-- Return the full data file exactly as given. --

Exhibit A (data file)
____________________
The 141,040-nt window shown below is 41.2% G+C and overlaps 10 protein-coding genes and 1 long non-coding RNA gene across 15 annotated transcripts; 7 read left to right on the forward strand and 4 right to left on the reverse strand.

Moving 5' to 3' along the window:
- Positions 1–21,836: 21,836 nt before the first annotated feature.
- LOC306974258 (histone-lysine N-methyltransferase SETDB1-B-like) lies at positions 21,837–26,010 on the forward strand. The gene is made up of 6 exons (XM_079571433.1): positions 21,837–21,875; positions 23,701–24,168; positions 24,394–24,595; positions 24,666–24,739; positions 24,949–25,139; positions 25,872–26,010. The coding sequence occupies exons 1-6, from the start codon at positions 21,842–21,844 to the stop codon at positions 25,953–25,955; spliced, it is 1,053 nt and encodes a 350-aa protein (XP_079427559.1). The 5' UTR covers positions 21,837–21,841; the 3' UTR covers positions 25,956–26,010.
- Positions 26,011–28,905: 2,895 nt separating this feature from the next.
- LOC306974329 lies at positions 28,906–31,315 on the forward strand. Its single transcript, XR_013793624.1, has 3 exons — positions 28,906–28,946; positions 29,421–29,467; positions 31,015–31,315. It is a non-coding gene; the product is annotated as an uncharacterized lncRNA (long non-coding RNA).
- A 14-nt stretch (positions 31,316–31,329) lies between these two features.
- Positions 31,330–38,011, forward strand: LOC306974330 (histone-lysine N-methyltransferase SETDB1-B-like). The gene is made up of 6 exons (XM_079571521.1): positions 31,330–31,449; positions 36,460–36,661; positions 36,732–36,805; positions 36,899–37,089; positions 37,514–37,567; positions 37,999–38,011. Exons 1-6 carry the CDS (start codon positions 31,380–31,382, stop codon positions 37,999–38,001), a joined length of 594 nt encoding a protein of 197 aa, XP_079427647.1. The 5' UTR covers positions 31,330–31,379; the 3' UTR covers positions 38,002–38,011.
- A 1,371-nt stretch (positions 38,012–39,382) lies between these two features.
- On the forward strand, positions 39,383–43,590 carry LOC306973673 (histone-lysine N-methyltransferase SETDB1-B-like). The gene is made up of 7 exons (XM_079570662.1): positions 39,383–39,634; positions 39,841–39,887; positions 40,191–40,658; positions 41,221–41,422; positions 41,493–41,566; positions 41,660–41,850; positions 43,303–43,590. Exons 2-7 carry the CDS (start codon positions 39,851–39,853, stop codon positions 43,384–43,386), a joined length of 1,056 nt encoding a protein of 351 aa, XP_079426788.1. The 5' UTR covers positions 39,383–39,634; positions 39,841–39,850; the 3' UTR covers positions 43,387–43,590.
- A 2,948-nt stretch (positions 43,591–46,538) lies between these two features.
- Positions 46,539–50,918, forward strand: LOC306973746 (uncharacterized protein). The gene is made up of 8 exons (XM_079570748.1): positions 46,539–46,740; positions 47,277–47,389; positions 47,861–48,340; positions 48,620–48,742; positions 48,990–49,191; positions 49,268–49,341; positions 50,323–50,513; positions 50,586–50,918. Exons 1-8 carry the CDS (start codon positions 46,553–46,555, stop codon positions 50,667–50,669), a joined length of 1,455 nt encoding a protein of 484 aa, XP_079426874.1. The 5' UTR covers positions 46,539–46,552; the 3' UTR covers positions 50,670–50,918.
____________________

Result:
The 141,040-nt window shown below is 41.2% G+C and overlaps 10 protein-coding genes and 1 long non-coding RNA gene across 15 annotated transcripts; 7 read left to right on the forward strand and 4 right to left on the reverse strand.

Moving 5' to 3' along the window:
- Positions 1–21,836: 21,836 nt before the first annotated feature.
- LOC306974258 (histone-lysine N-methyltransferase SETDB1-B-like) lies at positions 21,837–26,010 on the forward strand. The gene is made up of 6 exons (XM_079571433.1): positions 21,837–21,875; positions 23,701–24,168; positions 24,394–24,595; positions 24,666–24,739; positions 24,949–25,139; positions 25,872–26,010. The coding sequence occupies exons 1-6, from the start codon at positions 21,842–21,844 to the stop codon at positions 25,953–25,955; spliced, it is 1,053 nt and encodes a 350-aa protein (XP_079427559.1). The 5' UTR covers positions 21,837–21,841; the 3' UTR covers positions 25,956–26,010.
- Positions 26,011–28,905: 2,895 nt separating this feature from the next.
- LOC306974329 lies at positions 28,906–31,315 on the forward strand. Its single transcript, XR_013793624.1, has 3 exons — positions 28,906–28,946; positions 29,421–29,467; positions 31,015–31,315. It is a non-coding gene; the product is annotated as an uncharacterized lncRNA (long non-coding RNA).
- A 14-nt stretch (positions 31,316–31,329) lies between these two features.
- Positions 31,330–38,011, forward strand: LOC306974330 (histone-lysine N-methyltransferase SETDB1-B-like). The gene is made up of 6 exons (XM_079571521.1): positions 31,330–31,449; positions 36,460–36,661; positions 36,732–36,805; positions 36,899–37,089; positions 37,514–37,567; positions 37,999–38,011. Exons 1-6 carry the CDS (start codon positions 31,380–31,382, stop codon positions 37,999–38,001), a joined length of 594 nt encoding a protein of 197 aa, XP_079427647.1. The 5' UTR covers positions 31,330–31,379; the 3' UTR covers positions 38,002–38,011.
- A 1,371-nt stretch (positions 38,012–39,382) lies between these two features.
- On the forward strand, positions 39,383–43,590 carry LOC306973673 (histone-lysine N-methyltransferase SETDB1-B-like). The gene is made up of 7 exons (XM_079570662.1): positions 39,383–39,634; positions 39,841–39,887; positions 40,191–40,658; positions 41,221–41,422; positions 41,493–41,566; positions 41,660–41,850; positions 43,303–43,590. Exons 2-7 carry the CDS (start codon positions 39,851–39,853, stop codon positions 43,384–43,386), a joined length of 1,056 nt encoding a protein of 351 aa, XP_079426788.1. The 5' UTR covers positions 39,383–39,634; positions 39,841–39,850; the 3' UTR covers positions 43,387–43,590.
- A 2,948-nt stretch (positions 43,591–46,538) lies between these two features.
- Positions 46,539–50,918, forward strand: LOC306973746 (uncharacterized protein). The gene is made up of 8 exons (XM_079570748.1): positions 46,539–46,740; positions 47,277–47,389; positions 47,861–48,340; positions 48,620–48,742; positions 48,990–49,191; positions 49,268–49,341; positions 50,323–50,513; positions 50,586–50,918. Exons 1-8 carry the CDS (start codon positions 46,553–46,555, stop codon positions 50,667–50,669), a joined length of 1,455 nt encoding a protein of 484 aa, XP_079426874.1. The 5' UTR covers positions 46,539–46,552; the 3' UTR covers positions 50,670–50,918.